Testing season has officially begun in many states. If your reaction to this is “AHHHHHH!!!”, you’re experiencing uncontrollable visions of someone banging their head against a wall, or you’re thinking this is the ideal time to get pink eye, this article is for you.
1. Carve out relaxation time:
After long days spent walking up and down aisles, surrounded by colleagues and testing students, it’s important to be intentional with your self-care. One simple way of doing this is by planning a relaxing activity (a bubble bath, meditation, candle-lit yoga) every day. If you choose meditation, check out this free meditation journey from Deepak Chopra and Oprah to guide you through your beginning experiences.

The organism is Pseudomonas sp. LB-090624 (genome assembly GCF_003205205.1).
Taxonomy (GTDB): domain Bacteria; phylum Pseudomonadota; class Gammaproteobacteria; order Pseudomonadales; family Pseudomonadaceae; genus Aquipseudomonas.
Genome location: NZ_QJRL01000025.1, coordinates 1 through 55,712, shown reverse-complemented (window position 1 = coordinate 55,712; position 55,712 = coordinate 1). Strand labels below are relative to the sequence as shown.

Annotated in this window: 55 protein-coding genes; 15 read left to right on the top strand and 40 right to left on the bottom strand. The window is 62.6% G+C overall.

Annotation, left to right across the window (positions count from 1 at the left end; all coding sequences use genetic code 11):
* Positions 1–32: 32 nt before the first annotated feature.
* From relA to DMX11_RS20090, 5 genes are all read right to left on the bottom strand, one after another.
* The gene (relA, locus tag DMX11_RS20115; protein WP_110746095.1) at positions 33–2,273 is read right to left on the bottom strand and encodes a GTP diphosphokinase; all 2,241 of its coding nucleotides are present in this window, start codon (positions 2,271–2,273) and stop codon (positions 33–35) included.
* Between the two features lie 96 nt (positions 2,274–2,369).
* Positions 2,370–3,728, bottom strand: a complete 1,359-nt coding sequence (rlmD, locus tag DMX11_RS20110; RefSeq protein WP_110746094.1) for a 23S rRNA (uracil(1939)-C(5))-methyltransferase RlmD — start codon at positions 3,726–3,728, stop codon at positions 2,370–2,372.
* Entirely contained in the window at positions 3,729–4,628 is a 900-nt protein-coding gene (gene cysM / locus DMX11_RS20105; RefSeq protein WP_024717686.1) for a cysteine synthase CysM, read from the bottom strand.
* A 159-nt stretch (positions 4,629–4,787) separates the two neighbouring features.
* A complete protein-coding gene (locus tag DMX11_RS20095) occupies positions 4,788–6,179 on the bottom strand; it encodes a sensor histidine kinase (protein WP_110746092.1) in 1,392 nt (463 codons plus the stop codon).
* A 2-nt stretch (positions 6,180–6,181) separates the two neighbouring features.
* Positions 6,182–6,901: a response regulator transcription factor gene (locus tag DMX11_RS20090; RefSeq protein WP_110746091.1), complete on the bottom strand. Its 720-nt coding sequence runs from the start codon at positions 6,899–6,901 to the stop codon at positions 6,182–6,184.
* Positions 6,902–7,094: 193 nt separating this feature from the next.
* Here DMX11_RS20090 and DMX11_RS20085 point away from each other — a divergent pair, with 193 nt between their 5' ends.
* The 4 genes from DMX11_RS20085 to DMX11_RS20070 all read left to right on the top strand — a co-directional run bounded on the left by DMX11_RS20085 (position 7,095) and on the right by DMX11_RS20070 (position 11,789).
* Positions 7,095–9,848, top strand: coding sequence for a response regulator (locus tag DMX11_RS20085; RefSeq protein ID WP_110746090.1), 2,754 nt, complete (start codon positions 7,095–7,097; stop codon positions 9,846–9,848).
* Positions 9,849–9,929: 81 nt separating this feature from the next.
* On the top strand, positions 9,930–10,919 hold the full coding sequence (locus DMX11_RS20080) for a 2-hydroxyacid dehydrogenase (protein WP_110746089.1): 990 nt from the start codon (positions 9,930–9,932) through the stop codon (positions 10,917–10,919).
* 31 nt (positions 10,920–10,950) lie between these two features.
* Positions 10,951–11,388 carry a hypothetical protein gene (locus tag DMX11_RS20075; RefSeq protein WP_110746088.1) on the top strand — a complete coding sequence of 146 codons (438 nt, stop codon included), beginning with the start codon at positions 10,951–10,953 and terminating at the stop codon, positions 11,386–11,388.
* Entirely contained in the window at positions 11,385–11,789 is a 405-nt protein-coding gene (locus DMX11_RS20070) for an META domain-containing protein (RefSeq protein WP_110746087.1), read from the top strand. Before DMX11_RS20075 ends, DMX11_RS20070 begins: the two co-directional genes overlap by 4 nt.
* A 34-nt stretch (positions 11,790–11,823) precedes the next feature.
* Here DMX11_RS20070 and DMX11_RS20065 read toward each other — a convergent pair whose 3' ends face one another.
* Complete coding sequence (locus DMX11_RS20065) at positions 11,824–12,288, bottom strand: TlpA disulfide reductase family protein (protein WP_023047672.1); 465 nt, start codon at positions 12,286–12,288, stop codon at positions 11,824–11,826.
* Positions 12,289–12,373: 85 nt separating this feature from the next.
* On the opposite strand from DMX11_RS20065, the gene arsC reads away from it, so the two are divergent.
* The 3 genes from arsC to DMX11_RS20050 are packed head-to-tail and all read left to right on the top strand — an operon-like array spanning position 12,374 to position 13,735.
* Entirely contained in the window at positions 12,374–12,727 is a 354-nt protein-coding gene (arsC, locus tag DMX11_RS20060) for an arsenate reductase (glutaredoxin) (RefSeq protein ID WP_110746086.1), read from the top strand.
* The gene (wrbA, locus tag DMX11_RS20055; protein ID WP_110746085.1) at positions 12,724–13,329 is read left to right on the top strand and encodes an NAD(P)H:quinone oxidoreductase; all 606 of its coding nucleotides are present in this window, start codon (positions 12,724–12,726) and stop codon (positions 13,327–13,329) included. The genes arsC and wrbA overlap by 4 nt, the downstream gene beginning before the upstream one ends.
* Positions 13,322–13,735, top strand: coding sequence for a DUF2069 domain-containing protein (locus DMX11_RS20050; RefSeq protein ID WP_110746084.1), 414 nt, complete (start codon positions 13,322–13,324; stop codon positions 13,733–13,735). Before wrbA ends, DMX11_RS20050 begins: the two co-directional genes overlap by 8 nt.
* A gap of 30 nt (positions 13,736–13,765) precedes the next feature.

2. Make time for yourself:
You are going to be spending a lot of time with your students and modeling the positive attitude they need to get through testing–give yourself some space to just be on your own. Make time for yourself — alone time — every day. Even if it’s 1 minute, it’s worth it!
3. Get Creative:
Though you’re not the one taking the test, proctoring an exam for students can be stressful on your brain too. Try to counter these challenges by being silly and allowing your brain to be creative. Color! Paint! Rediscover crayons! Or get some splatter paint going like Napoleon Dezaldivar, a teacher from Arkansas.
If the splatter paint isn’t an option for you, Go Noodle is a GREAT site for Brain Breaks! Who says products made for the classroom are only for the students to have fun?!